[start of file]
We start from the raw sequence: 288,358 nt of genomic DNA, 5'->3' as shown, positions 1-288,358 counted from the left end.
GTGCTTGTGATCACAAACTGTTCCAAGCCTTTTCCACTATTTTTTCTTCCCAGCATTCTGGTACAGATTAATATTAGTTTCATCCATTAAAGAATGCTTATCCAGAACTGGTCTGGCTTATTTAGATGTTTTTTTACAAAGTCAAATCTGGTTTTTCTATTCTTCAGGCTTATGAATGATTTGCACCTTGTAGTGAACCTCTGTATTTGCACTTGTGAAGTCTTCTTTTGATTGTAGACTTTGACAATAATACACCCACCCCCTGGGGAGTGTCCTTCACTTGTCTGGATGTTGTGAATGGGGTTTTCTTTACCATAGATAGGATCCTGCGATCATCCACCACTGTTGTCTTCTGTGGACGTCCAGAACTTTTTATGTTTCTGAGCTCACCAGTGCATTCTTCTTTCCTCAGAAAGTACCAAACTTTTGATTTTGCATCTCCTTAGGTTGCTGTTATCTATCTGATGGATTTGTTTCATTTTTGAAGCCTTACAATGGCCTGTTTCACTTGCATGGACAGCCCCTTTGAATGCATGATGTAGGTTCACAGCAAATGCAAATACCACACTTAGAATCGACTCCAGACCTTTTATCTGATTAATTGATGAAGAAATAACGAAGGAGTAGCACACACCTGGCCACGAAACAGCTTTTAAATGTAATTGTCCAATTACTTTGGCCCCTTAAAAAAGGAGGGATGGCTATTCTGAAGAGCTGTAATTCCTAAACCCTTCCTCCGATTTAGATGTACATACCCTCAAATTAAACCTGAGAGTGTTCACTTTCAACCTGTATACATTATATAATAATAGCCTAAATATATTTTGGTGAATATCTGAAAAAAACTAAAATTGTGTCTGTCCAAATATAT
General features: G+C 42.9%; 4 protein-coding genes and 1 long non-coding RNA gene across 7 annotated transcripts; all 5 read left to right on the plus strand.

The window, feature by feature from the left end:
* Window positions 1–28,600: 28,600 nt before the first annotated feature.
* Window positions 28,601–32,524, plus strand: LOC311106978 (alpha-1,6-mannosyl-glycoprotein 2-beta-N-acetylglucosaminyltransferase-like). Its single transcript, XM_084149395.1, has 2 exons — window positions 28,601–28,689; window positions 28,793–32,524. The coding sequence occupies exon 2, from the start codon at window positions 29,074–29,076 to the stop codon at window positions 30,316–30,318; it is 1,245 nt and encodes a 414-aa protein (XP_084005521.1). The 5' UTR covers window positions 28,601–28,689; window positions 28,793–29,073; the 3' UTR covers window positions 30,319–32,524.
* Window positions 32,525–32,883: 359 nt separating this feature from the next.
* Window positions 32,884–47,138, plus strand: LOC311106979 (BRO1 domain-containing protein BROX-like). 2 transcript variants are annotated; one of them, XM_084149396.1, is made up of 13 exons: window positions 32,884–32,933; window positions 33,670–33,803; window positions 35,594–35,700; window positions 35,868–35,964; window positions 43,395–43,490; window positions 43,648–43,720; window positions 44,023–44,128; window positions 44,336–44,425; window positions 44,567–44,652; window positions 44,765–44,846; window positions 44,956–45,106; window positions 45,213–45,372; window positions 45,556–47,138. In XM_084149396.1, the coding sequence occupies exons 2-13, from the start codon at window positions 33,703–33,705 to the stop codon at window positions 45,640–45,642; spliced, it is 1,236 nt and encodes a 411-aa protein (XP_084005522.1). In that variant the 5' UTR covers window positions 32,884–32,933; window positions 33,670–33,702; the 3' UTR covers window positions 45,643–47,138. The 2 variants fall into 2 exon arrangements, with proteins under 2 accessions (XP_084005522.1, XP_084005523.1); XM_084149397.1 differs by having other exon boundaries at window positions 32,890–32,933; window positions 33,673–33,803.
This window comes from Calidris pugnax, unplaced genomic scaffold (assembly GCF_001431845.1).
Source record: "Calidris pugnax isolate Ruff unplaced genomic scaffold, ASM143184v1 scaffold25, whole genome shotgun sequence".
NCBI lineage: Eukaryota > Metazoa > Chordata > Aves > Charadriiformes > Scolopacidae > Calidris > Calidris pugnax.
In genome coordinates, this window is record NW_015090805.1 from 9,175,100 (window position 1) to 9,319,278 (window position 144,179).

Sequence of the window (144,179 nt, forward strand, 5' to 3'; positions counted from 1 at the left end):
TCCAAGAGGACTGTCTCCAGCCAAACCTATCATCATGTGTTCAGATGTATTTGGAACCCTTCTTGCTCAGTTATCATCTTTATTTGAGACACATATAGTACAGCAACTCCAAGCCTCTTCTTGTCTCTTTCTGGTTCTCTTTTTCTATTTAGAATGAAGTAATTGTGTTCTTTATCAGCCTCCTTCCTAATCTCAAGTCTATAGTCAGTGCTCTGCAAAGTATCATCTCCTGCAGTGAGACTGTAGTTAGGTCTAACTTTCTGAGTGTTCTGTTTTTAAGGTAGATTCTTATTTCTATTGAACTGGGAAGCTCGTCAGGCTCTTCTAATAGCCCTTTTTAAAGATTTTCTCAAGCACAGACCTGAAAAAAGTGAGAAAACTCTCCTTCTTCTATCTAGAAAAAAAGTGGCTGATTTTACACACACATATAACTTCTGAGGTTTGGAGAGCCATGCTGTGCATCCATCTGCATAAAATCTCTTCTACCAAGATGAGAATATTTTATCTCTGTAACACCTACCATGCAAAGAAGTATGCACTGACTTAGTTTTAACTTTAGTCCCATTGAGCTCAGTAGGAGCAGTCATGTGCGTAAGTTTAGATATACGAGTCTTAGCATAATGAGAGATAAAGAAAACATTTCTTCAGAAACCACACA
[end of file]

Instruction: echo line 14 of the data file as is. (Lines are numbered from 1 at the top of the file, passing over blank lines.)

TCCAAGAGGACTGTCTCCAGCCAAACCTATCATCATGTGTTCAGATGTATTTGGAACCCTTCTTGCTCAGTTATCATCTTTATTTGAGACACATATAGTACAGCAACTCCAAGCCTCTTCTTGTCTCTTTCTGGTTCTCTTTTTCTATTTAGAATGAAGTAATTGTGTTCTTTATCAGCCTCCTTCCTAATCTCAAGTCTATAGTCAGTGCTCTGCAAAGTATCATCTCCTGCAGTGAGACTGTAGTTAGGTCTAACTTTCTGAGTGTTCTGTTTTTAAGGTAGATTCTTATTTCTATTGAACTGGGAAGCTCGTCAGGCTCTTCTAATAGCCCTTTTTAAAGATTTTCTCAAGCACAGACCTGAAAAAAGTGAGAAAACTCTCCTTCTTCTATCTAGAAAAAAAGTGGCTGATTTTACACACACATATAACTTCTGAGGTTTGGAGAGCCATGCTGTGCATCCATCTGCATAAAATCTCTTCTACCAAGATGAGAATATTTTATCTCTGTAACACCTACCATGCAAAGAAGTATGCACTGACTTAGTTTTAACTTTAGTCCCATTGAGCTCAGTAGGAGCAGTCATGTGCGTAAGTTTAGATATACGAGTCTTAGCATAATGAGAGATAAAGAAAACATTTCTTCAGAAACCACACA